Monday, June 28, 2010

TENERONI OF VEAL PROVENCAL STYLE


When I decided to try out this dish from Corriere della Sera's monthly La Cucina cookbook, I wasn't sure what cut of veal teneroni were.  However, I did think the butcher would know!  The supermarket butcher, though, scratched his head and called a colleague.  Then they both scratched their heads.  I explained the recipe and they decided that what I needed were thick escalopes - if an escalope can be thick - I think that makes it a chop.  Anyway, they cut some pieces that looked like the ones in the recipe and concluded that tenerone must be some fancy northern name. I don't think that's right but maybe it's a term not used much down here.

Now, my friend Gleds says there is no copyright on recipes and, as every recipe is based upon another in some way, he has a point.  But I just looked the matter up and it seems this is a very murky area, so I'll just tell you some of the ingredients and a little about the method as instructions could be regarded as "literary work":  well,  the dish is concocted with the teneroni, cherry tomatoes, green olives [which, another time, I will leave out as I don't think they add anything to the flavour] peppers, artichokes [I saved myself a lot of time and trouble by using antipasto ones] onion, capers,  whatever herbs you have and lemon juice.  [Really the lemon juice is for putting the fresh artichoke slices in as you prepare them but I chucked some in for the hell of it.]  Basically, you brown the meat and then let everything cook together.  The vegetables will produce their own liquid.  And it worked!



So, my friends Katia, Rowena and Carmelita,  please come over and tell us what you know about teneroni.  And if there are any legal experts out there, I'd be interested to learn more about recipe copyright!

7 comments:

CherryPie said...

The copyright issue is a murky area. I quote from sources and link back them. I hope that does the trick, I am giving them free advertising after all, not republishing all their work...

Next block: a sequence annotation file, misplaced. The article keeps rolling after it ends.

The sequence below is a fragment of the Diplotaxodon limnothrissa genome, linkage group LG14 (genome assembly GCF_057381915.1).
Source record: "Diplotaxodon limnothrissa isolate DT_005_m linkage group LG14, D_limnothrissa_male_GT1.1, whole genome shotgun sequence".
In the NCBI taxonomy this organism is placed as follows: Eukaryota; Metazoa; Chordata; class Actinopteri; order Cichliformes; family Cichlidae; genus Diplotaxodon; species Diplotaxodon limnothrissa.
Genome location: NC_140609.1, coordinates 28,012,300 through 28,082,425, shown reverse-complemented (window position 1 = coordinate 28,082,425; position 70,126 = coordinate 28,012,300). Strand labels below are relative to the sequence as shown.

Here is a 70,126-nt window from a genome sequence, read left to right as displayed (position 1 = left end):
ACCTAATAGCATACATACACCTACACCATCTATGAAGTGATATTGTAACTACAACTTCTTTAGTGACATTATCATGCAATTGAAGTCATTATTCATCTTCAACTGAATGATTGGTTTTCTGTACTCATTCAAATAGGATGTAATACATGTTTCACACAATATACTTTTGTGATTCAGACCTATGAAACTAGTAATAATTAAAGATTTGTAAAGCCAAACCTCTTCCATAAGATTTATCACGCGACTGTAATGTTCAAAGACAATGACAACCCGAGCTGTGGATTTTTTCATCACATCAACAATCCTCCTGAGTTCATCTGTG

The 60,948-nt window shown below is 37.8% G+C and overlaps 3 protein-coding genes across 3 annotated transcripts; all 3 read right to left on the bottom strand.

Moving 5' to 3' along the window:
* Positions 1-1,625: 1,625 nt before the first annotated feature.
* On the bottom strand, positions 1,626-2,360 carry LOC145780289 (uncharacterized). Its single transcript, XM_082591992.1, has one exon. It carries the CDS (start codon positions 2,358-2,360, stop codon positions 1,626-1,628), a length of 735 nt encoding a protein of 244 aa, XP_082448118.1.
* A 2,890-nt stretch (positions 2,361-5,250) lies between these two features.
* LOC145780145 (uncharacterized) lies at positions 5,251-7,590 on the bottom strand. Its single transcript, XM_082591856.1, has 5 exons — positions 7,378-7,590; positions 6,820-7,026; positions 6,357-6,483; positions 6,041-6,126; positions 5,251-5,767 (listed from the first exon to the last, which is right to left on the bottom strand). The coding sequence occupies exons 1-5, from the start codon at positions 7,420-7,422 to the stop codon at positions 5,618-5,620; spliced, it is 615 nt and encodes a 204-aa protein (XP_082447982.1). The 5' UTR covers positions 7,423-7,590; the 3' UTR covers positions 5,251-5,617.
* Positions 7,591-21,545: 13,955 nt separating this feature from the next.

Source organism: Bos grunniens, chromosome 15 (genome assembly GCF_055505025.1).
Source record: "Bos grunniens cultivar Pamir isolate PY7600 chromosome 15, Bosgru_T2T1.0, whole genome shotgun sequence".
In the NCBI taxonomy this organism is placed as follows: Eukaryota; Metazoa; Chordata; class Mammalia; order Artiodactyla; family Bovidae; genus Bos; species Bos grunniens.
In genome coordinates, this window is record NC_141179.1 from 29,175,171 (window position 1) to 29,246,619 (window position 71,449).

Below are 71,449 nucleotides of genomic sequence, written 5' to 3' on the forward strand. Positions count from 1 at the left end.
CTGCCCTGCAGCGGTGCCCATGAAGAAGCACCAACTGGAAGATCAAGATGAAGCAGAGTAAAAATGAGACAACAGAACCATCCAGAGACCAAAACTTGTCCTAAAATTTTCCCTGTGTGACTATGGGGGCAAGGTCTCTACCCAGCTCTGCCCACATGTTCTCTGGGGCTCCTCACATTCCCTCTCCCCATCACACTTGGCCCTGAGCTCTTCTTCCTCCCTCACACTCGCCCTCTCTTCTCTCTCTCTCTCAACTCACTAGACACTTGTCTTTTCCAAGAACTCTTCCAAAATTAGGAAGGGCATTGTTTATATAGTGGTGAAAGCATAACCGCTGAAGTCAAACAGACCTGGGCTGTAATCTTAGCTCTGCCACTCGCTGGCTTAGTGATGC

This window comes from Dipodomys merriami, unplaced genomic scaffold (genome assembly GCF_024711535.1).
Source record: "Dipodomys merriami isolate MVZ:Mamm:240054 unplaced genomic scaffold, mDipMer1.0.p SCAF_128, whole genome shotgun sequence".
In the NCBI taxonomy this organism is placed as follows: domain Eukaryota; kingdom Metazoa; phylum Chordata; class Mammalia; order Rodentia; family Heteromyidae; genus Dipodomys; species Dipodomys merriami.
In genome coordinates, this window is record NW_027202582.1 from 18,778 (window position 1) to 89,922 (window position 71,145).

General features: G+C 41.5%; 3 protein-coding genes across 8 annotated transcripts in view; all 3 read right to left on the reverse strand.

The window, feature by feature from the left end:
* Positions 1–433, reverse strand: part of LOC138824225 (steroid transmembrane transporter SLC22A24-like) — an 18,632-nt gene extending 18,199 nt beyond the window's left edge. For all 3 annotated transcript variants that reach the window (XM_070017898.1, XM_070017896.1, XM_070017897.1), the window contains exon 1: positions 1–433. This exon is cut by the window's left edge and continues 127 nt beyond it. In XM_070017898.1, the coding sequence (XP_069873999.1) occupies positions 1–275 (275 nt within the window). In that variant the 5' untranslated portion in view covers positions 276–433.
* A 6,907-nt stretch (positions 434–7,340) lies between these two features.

Rowena... said...

I was actually hoping that it was some kind of drink ^-^ but I've never heard of the term either. It just sounds like it should be big, tender cuts of veal? Must be a milanese thing...you know how trendy they can get!

katia said...

Hi Pat,
this is a common problem as for meat cuts, and many other things, we are still at the time of "i comuni" and each region has its own way to name different parts of meat, often using the regional dialect.

I think it is what we call "Petto o punta di petto". Not sure 100%.

have a look here http://bit.ly/diOd6X

Welshcakes Limoncello said...

Hi, Cherie. Yes, I do that but it is trickier where the recipe is in a printed publication. Hi, Rowena. Oh, what a relief that you don't know the term either! I agree that it must just be thick, tender veal cuts. Hi, Katia. Thanks for your thoughts and the link. Much appreciated.

Chef Chuck said...

That was Beautiful, thank you for sharing:)

Welshcakes Limoncello said...

Thank you, Chef Chuck. I am honoured.

Gledwood said...

There's also the issue of plagiarism but I didn't want to bring that up. Remember Dan Brown getting sued by 2 nobodies for allegedly basing The DaVinci code on some inferior tome?...

You can definitely repeat recipes, but to rewrite an entire book of recipes in your own words would be most unsatisfactory and might get you into trouble, not under copyright but under the plagiarism laws

Lovely recipe!

PS aren't you going to do another Simi Special soon? I miss her Fuzzypeg little face...

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